Speckles And Splodges And Smudges

Two of the answers in today’s Guardian crossword were SPECKLE and SPLODGE. This put me in mind of Dobson’s pamphlet A Comparative Study Of Speckles And Splodges And Smudges (out of print). It is one of his most exasperating works. The exasperation lies, in the words of the critic Rappa Kohoutek, in the fact that

Dobson opens with the grand statement that “the speckle, the splodge, and the smudge are each of them wholly discrete and different phenomena, and to muddle them up is not merely ignorance, but dangerous ignorance. Wars have been fought, and men have died, for failure to distinguish between the three”. This is exasperating on two counts. First, in the eighty pages of microscopically tiny print that follow, the pamphleteer himself neglects to explain the difference between speckles and splodges and smudges. Second, nor does he provide a single example of the war and death he so melodramatically warns the reader of and I am going to let this sentence run on because I hate to end with a preposition even though to do so is completely defensible unless one is up against the most rigorous of pedants armed, as certain pedants are, with a hammer of correction.

It is perhaps worth noting here that Rappa Kohoutek bore several dents in his head, made by one such “hammer of correction” wielded by a particularly rigorous pedant whose path he used to cross occasionally. The critic liked to spend his mornings at a sophisticated pavement café sipping from a glass of bengkht. Along the pavement would come the pedant with his hammer, lashing out with what used to be called “gay abandon”.

The dents in his head did not effect Rappa Kohoutek’s critical acumen, however, and we must agree with his judgement about this particular Dobson pamphlet. In a sense, we have no option but to agree with him, and trust him, because we are never likely to read the work itself. As he points out, the text of the pamphlet is microscopically tiny, and he is not exaggerating. It is so tiny that the average reader would ruin their eyesight before getting to the end of the preface and acknowledgements. Rappa Kohoutek explains in an afterword to his own essay that he was able to read all eighty pages of text because his sense of vision was inexplicably enhanced by one of the blows to the head he received from the pedant’s hammer of correction. In a further afterword to a second printing of his essay, the critic relates how a subsequent blow from the same hammer restored his sight to its previous mild myopia:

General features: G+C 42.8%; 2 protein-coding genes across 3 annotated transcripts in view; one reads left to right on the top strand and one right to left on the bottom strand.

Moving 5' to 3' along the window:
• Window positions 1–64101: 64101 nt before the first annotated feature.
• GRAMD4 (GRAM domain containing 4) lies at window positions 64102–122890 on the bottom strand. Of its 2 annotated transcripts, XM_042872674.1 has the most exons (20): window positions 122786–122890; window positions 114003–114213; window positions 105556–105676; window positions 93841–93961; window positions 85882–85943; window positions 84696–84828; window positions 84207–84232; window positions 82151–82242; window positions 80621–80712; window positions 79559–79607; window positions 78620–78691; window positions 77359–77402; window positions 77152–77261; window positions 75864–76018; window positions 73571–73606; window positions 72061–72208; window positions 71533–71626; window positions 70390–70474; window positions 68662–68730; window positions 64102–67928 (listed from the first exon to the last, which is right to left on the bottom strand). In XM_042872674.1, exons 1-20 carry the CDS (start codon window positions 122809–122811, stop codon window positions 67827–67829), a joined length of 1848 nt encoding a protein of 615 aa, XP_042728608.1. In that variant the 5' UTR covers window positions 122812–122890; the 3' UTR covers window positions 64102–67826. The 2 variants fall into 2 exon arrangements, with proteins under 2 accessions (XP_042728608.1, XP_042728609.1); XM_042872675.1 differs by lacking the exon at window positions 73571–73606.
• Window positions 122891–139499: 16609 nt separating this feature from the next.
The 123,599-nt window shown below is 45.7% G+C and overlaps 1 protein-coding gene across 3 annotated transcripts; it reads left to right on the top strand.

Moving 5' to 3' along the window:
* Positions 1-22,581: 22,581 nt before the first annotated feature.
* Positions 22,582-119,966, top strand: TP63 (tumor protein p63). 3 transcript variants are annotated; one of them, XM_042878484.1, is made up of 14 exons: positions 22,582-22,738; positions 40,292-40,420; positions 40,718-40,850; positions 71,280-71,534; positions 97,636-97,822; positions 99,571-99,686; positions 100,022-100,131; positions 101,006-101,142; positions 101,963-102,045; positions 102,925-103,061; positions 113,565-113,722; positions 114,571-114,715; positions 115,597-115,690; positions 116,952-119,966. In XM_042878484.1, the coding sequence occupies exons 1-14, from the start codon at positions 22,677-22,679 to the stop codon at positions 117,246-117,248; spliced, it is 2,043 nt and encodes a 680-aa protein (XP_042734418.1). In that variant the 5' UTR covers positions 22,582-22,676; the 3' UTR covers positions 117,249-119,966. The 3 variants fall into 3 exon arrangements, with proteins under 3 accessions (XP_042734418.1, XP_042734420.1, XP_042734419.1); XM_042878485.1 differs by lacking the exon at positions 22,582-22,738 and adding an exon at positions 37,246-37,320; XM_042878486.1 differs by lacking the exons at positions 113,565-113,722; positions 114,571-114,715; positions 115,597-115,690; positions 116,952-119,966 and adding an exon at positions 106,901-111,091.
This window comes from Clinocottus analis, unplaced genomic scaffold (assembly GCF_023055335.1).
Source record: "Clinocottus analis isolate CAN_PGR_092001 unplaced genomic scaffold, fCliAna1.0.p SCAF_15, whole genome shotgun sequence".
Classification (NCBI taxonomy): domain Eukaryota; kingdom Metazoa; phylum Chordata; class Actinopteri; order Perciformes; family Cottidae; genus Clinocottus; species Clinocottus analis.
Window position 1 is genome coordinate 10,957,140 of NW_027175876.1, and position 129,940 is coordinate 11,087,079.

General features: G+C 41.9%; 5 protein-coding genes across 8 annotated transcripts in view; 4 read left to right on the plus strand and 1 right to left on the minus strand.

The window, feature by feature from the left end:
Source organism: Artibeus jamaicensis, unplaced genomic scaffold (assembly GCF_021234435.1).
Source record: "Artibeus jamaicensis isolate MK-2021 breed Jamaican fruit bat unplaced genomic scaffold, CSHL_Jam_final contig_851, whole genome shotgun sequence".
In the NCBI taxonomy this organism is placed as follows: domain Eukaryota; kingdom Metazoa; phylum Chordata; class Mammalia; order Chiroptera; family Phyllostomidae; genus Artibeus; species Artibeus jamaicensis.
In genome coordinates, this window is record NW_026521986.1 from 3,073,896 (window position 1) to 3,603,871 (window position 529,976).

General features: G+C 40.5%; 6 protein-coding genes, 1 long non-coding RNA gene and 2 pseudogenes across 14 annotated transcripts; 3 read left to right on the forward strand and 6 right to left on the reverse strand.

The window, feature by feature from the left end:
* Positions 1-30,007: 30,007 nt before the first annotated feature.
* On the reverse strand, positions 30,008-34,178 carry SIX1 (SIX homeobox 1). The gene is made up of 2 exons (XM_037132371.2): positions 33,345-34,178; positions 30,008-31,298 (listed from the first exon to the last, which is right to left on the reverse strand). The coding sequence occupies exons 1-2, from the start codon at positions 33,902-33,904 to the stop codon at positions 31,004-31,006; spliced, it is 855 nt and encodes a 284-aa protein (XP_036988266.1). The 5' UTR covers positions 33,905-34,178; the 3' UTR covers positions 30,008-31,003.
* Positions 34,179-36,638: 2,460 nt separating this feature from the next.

And so I shall never again be able to read Dobson’s pamphlet on speckles and splodges and smudges. But quite frankly, why on earth would I want to? It is absolute drivel.

A hugely magnified copy of Dobson’s pamphlet has been made available by the Dobson Pamphlet Magnification Commission, but so tiny is the text that in spite of the hugeness of the magnification it is still pretty much illegible to any human eye.

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